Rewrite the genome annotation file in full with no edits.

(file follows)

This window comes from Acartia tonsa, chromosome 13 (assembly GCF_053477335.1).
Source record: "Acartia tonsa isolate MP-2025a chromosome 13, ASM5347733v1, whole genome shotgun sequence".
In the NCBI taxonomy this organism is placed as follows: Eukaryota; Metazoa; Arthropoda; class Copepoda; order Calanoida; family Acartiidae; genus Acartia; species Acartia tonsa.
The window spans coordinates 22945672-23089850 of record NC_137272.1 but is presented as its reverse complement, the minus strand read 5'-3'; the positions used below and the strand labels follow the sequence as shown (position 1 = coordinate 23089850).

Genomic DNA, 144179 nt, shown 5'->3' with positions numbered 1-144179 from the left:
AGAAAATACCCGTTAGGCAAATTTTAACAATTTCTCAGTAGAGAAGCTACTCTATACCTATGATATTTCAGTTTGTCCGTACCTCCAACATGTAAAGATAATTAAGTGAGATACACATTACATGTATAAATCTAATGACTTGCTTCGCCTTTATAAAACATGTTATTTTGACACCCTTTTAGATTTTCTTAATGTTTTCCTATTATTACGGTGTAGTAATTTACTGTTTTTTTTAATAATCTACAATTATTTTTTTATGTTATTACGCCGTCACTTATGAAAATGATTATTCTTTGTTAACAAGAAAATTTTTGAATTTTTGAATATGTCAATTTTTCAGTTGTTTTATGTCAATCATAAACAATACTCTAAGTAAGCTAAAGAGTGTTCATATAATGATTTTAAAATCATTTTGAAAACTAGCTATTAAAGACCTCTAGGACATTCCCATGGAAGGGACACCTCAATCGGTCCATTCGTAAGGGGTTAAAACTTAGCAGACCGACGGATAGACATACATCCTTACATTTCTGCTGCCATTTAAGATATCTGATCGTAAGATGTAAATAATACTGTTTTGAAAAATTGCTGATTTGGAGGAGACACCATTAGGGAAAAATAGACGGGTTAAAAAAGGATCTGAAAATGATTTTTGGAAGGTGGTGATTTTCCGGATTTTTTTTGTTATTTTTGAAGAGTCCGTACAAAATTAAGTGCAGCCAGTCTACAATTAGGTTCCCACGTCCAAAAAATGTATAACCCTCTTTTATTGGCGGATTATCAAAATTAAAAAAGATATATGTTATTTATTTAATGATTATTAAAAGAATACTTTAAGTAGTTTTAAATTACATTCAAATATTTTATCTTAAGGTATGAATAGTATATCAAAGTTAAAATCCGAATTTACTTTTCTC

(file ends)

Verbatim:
This window comes from Acartia tonsa, chromosome 13 (assembly GCF_053477335.1).
Source record: "Acartia tonsa isolate MP-2025a chromosome 13, ASM5347733v1, whole genome shotgun sequence".
In the NCBI taxonomy this organism is placed as follows: Eukaryota; Metazoa; Arthropoda; class Copepoda; order Calanoida; family Acartiidae; genus Acartia; species Acartia tonsa.
The window spans coordinates 22945672-23089850 of record NC_137272.1 but is presented as its reverse complement, the minus strand read 5'-3'; the positions used below and the strand labels follow the sequence as shown (position 1 = coordinate 23089850).

Genomic DNA, 144179 nt, shown 5'->3' with positions numbered 1-144179 from the left:
AGAAAATACCCGTTAGGCAAATTTTAACAATTTCTCAGTAGAGAAGCTACTCTATACCTATGATATTTCAGTTTGTCCGTACCTCCAACATGTAAAGATAATTAAGTGAGATACACATTACATGTATAAATCTAATGACTTGCTTCGCCTTTATAAAACATGTTATTTTGACACCCTTTTAGATTTTCTTAATGTTTTCCTATTATTACGGTGTAGTAATTTACTGTTTTTTTTAATAATCTACAATTATTTTTTTATGTTATTACGCCGTCACTTATGAAAATGATTATTCTTTGTTAACAAGAAAATTTTTGAATTTTTGAATATGTCAATTTTTCAGTTGTTTTATGTCAATCATAAACAATACTCTAAGTAAGCTAAAGAGTGTTCATATAATGATTTTAAAATCATTTTGAAAACTAGCTATTAAAGACCTCTAGGACATTCCCATGGAAGGGACACCTCAATCGGTCCATTCGTAAGGGGTTAAAACTTAGCAGACCGACGGATAGACATACATCCTTACATTTCTGCTGCCATTTAAGATATCTGATCGTAAGATGTAAATAATACTGTTTTGAAAAATTGCTGATTTGGAGGAGACACCATTAGGGAAAAATAGACGGGTTAAAAAAGGATCTGAAAATGATTTTTGGAAGGTGGTGATTTTCCGGATTTTTTTTGTTATTTTTGAAGAGTCCGTACAAAATTAAGTGCAGCCAGTCTACAATTAGGTTCCCACGTCCAAAAAATGTATAACCCTCTTTTATTGGCGGATTATCAAAATTAAAAAAGATATATGTTATTTATTTAATGATTATTAAAAGAATACTTTAAGTAGTTTTAAATTACATTCAAATATTTTATCTTAAGGTATGAATAGTATATCAAAGTTAAAATCCGAATTTACTTTTCTC